Assignment 6: Personal Reflection

Before I took this class I did not realize how many things archivists have to think about on a daily basis. Having done some work in the history room at my library I knew there was more to archiving than simply storing documents, but I didn’t consider just how precarious and fragile all of the different types of documents are (both analog and digital), how important context is for understanding documents, and I was very unfamiliar with collections (I thought of archives in terms of single documents instead of groups of collections). This was the concept that was the greatest paradigm shift for me, as I would have gotten hung up on documenting archives down to every last individual document, but the Meissner and Greene article “More Product, Less Process,” together with the lecture notes on original order and provenance, have convinced me it is better to save my time for outreach and collection development, and to trust that researchers are willing to do some leg work to get what they need.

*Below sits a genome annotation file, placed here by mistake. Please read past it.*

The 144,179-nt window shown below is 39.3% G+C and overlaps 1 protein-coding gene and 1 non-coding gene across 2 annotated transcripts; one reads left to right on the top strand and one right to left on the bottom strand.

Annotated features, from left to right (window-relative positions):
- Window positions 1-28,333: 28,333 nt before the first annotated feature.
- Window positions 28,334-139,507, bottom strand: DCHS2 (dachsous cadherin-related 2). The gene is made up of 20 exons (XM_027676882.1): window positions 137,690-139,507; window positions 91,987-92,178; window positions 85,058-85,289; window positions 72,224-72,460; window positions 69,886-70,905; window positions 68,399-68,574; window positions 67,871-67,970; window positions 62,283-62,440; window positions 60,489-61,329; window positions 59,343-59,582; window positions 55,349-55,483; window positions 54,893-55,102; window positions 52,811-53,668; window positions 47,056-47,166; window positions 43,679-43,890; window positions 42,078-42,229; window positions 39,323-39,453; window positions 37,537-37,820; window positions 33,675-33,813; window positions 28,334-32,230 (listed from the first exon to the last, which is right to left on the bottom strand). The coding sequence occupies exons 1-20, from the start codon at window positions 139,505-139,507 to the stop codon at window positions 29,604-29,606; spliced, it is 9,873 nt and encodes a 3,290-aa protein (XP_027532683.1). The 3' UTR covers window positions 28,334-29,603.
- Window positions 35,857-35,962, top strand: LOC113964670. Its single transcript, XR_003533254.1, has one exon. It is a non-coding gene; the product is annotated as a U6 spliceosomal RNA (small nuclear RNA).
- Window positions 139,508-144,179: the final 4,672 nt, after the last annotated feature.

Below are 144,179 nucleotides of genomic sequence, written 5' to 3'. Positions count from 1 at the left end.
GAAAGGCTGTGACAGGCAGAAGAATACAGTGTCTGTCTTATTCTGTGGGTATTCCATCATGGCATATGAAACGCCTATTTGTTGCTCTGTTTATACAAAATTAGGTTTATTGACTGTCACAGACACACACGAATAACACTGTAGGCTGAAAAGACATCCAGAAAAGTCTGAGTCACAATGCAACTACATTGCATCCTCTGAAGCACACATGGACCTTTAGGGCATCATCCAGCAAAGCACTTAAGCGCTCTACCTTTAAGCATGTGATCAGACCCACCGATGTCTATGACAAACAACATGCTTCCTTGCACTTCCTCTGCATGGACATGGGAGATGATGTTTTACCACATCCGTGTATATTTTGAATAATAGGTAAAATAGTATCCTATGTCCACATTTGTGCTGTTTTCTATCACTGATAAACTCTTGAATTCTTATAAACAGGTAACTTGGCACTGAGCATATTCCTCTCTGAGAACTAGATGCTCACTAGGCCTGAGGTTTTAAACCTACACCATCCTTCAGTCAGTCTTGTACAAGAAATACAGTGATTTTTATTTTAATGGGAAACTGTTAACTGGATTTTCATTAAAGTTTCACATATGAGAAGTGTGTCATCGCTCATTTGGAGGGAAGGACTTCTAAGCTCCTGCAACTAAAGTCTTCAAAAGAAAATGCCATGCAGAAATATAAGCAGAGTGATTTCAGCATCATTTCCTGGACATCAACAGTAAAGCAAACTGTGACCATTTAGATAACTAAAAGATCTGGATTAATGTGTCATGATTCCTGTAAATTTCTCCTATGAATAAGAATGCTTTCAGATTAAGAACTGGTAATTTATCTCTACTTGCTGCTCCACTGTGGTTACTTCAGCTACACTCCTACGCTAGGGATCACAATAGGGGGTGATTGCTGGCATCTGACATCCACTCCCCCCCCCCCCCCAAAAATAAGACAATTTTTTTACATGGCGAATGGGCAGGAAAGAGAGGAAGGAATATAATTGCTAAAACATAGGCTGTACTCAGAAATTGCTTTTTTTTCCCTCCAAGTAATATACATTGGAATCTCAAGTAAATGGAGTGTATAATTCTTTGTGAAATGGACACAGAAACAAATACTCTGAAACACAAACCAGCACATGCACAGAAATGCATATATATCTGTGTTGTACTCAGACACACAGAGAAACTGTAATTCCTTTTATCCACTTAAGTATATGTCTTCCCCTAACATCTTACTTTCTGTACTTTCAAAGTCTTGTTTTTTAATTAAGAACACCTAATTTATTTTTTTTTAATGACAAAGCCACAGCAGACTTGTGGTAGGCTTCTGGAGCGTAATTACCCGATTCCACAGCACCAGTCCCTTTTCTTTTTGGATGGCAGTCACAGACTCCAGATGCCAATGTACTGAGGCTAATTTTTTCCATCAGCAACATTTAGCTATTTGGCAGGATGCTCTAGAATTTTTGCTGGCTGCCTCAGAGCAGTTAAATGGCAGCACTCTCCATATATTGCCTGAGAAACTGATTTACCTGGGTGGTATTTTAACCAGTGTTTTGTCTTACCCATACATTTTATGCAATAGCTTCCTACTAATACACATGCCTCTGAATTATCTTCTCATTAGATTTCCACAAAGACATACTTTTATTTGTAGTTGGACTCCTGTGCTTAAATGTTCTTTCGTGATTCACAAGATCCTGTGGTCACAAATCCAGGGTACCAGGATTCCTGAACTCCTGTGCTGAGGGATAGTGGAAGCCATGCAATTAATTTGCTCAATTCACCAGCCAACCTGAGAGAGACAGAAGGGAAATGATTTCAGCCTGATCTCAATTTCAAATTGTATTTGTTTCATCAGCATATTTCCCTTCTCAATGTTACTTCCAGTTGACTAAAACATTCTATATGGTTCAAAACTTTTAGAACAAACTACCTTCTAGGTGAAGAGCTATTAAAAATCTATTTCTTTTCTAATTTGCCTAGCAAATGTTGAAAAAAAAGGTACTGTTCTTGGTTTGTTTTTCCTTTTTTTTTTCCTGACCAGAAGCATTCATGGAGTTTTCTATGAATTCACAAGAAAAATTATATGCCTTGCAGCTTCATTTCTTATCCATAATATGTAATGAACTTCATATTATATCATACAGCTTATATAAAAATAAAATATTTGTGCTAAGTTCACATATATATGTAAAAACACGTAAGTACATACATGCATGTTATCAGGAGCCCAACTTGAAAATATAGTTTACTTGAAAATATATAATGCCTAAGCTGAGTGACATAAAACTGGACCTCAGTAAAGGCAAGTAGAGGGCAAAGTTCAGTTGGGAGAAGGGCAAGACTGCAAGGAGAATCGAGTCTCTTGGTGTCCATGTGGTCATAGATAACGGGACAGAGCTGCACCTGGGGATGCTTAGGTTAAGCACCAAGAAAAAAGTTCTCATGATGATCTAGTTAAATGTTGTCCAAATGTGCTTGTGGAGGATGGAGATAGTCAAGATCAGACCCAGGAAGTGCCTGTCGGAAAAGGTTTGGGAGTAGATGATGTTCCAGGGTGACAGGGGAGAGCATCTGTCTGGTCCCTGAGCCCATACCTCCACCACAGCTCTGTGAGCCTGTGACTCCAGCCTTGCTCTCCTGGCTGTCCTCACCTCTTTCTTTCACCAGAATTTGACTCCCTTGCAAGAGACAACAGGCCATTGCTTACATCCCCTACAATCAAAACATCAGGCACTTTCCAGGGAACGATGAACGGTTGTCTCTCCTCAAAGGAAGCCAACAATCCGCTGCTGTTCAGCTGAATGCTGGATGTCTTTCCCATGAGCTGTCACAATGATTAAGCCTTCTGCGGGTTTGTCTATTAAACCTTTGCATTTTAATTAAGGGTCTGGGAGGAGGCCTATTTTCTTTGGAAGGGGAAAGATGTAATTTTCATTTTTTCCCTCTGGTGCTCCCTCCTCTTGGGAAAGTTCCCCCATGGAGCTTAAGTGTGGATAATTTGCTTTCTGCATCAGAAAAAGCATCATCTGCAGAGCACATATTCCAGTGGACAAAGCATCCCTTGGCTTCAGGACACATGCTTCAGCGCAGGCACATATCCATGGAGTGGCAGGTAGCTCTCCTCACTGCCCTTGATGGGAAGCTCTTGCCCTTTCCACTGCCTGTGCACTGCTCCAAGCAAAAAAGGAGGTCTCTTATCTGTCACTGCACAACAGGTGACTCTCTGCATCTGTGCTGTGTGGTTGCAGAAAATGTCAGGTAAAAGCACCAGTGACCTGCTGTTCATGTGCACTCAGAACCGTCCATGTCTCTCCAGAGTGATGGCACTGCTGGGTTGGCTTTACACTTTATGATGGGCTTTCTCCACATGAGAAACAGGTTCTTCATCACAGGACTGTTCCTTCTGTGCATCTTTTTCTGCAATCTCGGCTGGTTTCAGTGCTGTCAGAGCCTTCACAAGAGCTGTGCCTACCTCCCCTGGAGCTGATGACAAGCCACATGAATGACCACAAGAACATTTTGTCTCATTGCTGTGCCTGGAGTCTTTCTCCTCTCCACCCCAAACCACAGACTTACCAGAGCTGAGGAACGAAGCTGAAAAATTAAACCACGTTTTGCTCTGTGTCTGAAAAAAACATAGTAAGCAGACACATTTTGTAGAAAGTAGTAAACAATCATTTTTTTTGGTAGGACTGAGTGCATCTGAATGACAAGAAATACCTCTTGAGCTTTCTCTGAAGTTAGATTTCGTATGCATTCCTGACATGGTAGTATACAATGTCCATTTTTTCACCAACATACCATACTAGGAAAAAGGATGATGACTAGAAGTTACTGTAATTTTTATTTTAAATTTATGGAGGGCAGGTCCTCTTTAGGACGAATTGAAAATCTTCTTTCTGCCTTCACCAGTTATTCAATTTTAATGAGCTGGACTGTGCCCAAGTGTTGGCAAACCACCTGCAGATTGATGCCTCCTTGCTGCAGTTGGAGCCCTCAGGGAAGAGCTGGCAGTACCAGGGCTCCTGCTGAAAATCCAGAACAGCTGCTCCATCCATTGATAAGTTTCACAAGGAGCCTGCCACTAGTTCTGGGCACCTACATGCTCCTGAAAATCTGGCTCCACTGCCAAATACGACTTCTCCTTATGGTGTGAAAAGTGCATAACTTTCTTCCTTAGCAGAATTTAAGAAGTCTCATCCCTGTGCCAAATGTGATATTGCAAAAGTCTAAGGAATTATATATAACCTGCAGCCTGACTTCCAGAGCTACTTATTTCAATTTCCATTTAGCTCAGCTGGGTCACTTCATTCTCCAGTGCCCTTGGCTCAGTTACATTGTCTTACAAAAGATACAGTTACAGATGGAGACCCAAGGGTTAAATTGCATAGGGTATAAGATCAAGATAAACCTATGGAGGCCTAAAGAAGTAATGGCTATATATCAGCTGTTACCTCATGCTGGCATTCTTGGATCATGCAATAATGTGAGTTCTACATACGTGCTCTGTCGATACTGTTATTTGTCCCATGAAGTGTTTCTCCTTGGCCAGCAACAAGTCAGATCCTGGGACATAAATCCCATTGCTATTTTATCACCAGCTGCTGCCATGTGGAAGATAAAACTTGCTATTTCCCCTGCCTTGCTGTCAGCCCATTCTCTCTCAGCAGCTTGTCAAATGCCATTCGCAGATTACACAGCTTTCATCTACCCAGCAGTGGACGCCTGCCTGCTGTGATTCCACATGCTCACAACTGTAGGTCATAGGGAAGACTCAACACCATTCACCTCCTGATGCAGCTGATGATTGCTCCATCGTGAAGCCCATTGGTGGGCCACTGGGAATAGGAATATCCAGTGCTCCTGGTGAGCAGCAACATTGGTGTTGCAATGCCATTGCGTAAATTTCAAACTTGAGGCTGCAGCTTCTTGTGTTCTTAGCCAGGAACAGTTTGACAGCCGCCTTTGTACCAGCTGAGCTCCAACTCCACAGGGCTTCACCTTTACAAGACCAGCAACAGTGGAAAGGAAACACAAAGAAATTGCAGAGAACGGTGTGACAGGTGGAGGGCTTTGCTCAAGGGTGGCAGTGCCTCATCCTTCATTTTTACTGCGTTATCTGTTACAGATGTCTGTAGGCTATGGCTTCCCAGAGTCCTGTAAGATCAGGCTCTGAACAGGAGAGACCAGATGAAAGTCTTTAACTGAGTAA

Another perspective I gained from this class is considering the interests of researchers, collection owners, and institution administration. Often times when I am working in the history room at my library I feel like I am doing the work for the sake of the work, More

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Assignment 6: Exploring an Ethical Dilemma

Kenny Martin

Info 256

Assignment 6

 

Prompt I chose: You discover a bag full of records in the basement of the company you are working for as a corporate archivist. On the face of it, it is clear that the documents contain very sensitive information on slush money paid by your company and bribery by the Chief Executive Officer. Apparently, the bag has been put there to be destroyed or to be put out in the trash. What do you do?

 

My answer to this question is that the archivist SHOULD NOT take the bag of documents they found and work to process them and add them to their collection. This argument is based primarily on the Categorical Imperative.